8. FLCthes4:11-12

    FLCthes4:11-12 LawnSite Senior Member
    Posts: 284

    If the areas are bad I think you would do better by just getting a pallet and prep and sod the dead spots then topdress the edges with topsoil and sand mix. just my .02
     
  9. MeandMyself

    MeandMyself LawnSite Member
    from GA
    Posts: 4

    I have to go with FLC on this one. Just make sure potential of freezing temps are done. Emerald seems to be pretty sensitive before taking solid root in my experience.
     
  10. Accu-cut Lawn Care

    Accu-cut Lawn Care LawnSite Bronze Member
    Posts: 1,206

    To flc and mm... Wait til frozen temps???? You mean wait until it greens up. In nc, I bet that's long after april 1st.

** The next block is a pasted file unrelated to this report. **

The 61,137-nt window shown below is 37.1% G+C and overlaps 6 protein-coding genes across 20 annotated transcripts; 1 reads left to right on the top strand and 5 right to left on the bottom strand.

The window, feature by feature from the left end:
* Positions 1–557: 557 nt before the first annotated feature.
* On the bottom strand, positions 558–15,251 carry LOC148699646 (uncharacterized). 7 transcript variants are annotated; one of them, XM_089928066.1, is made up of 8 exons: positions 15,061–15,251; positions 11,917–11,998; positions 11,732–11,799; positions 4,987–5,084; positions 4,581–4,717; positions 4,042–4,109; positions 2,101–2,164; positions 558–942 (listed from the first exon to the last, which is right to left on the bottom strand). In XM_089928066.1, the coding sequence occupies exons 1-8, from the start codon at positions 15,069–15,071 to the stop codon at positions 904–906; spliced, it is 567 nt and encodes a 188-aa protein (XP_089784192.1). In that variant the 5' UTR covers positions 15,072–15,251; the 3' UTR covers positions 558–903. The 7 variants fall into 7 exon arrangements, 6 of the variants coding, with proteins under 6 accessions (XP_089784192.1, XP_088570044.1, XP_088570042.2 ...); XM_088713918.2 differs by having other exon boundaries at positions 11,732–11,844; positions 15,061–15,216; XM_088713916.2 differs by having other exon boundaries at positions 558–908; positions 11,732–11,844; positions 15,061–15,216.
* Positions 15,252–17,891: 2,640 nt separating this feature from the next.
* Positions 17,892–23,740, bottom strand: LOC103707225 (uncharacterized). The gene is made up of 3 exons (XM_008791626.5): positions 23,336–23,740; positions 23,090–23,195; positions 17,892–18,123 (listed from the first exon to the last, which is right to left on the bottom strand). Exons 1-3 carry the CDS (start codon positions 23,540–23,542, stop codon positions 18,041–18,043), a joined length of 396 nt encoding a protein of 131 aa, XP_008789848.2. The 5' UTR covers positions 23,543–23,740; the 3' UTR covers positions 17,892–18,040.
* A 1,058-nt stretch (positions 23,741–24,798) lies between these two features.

That would be ridiculous to sod in Emerald Zoysia in bare spots... When it's planted in full sun, like the poster says it is, it is NOT hard to heal in. Spot sodding only makes a mess in my opinion... Ie, raised edges, ugly, hard to maintain.

    To answer your pm coach, make sure it doesn't need lime... Do your regular wake up fert with iron at first sign of greenup... Then wait until it's kind of vigorous before you aerate the hell out of it... Then fert with a high, aggressive amount of nitrogen. Make sure to keep extra water on it when you do this... as it will use all you can put on it short of saturation.

    In the future falls, dont rake over zoysia. The dormant thatch doesn't like that kind of agitation. Use blowers.
     

Share This Page